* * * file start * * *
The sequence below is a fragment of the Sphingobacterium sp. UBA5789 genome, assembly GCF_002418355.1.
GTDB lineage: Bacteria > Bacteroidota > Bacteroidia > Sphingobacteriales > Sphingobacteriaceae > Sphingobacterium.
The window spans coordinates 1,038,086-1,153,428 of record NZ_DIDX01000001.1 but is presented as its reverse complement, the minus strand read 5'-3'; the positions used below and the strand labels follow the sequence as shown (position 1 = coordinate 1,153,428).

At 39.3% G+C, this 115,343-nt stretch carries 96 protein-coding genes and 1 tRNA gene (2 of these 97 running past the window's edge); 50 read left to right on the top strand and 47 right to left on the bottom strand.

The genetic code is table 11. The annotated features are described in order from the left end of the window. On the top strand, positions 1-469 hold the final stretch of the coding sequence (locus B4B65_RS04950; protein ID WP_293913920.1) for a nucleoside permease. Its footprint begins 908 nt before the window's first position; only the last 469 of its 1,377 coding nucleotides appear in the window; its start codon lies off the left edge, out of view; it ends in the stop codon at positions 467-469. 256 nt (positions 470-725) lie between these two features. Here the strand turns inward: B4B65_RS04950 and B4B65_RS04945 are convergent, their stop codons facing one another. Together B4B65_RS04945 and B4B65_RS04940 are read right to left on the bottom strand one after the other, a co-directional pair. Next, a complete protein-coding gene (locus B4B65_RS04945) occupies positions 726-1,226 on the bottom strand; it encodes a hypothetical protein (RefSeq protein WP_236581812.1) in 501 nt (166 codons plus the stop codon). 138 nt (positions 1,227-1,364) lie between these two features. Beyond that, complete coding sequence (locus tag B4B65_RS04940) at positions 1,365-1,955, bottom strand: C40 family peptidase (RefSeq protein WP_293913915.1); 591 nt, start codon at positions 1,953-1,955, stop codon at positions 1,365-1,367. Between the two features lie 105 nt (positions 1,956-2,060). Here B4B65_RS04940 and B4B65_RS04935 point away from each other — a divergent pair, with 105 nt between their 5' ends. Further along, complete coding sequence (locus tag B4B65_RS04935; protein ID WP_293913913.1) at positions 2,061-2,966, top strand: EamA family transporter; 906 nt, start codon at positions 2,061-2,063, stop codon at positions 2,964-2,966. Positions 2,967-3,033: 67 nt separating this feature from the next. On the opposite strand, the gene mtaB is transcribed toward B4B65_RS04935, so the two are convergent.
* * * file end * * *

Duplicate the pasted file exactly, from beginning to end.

The sequence below is a fragment of the Sphingobacterium sp. UBA5789 genome, assembly GCF_002418355.1.
GTDB lineage: Bacteria > Bacteroidota > Bacteroidia > Sphingobacteriales > Sphingobacteriaceae > Sphingobacterium.
The window spans coordinates 1,038,086-1,153,428 of record NZ_DIDX01000001.1 but is presented as its reverse complement, the minus strand read 5'-3'; the positions used below and the strand labels follow the sequence as shown (position 1 = coordinate 1,153,428).

At 39.3% G+C, this 115,343-nt stretch carries 96 protein-coding genes and 1 tRNA gene (2 of these 97 running past the window's edge); 50 read left to right on the top strand and 47 right to left on the bottom strand.

The genetic code is table 11. The annotated features are described in order from the left end of the window. On the top strand, positions 1-469 hold the final stretch of the coding sequence (locus B4B65_RS04950; protein ID WP_293913920.1) for a nucleoside permease. Its footprint begins 908 nt before the window's first position; only the last 469 of its 1,377 coding nucleotides appear in the window; its start codon lies off the left edge, out of view; it ends in the stop codon at positions 467-469. 256 nt (positions 470-725) lie between these two features. Here the strand turns inward: B4B65_RS04950 and B4B65_RS04945 are convergent, their stop codons facing one another. Together B4B65_RS04945 and B4B65_RS04940 are read right to left on the bottom strand one after the other, a co-directional pair. Next, a complete protein-coding gene (locus B4B65_RS04945) occupies positions 726-1,226 on the bottom strand; it encodes a hypothetical protein (RefSeq protein WP_236581812.1) in 501 nt (166 codons plus the stop codon). 138 nt (positions 1,227-1,364) lie between these two features. Beyond that, complete coding sequence (locus tag B4B65_RS04940) at positions 1,365-1,955, bottom strand: C40 family peptidase (RefSeq protein WP_293913915.1); 591 nt, start codon at positions 1,953-1,955, stop codon at positions 1,365-1,367. Between the two features lie 105 nt (positions 1,956-2,060). Here B4B65_RS04940 and B4B65_RS04935 point away from each other — a divergent pair, with 105 nt between their 5' ends. Further along, complete coding sequence (locus tag B4B65_RS04935; protein ID WP_293913913.1) at positions 2,061-2,966, top strand: EamA family transporter; 906 nt, start codon at positions 2,061-2,063, stop codon at positions 2,964-2,966. Positions 2,967-3,033: 67 nt separating this feature from the next. On the opposite strand, the gene mtaB is transcribed toward B4B65_RS04935, so the two are convergent.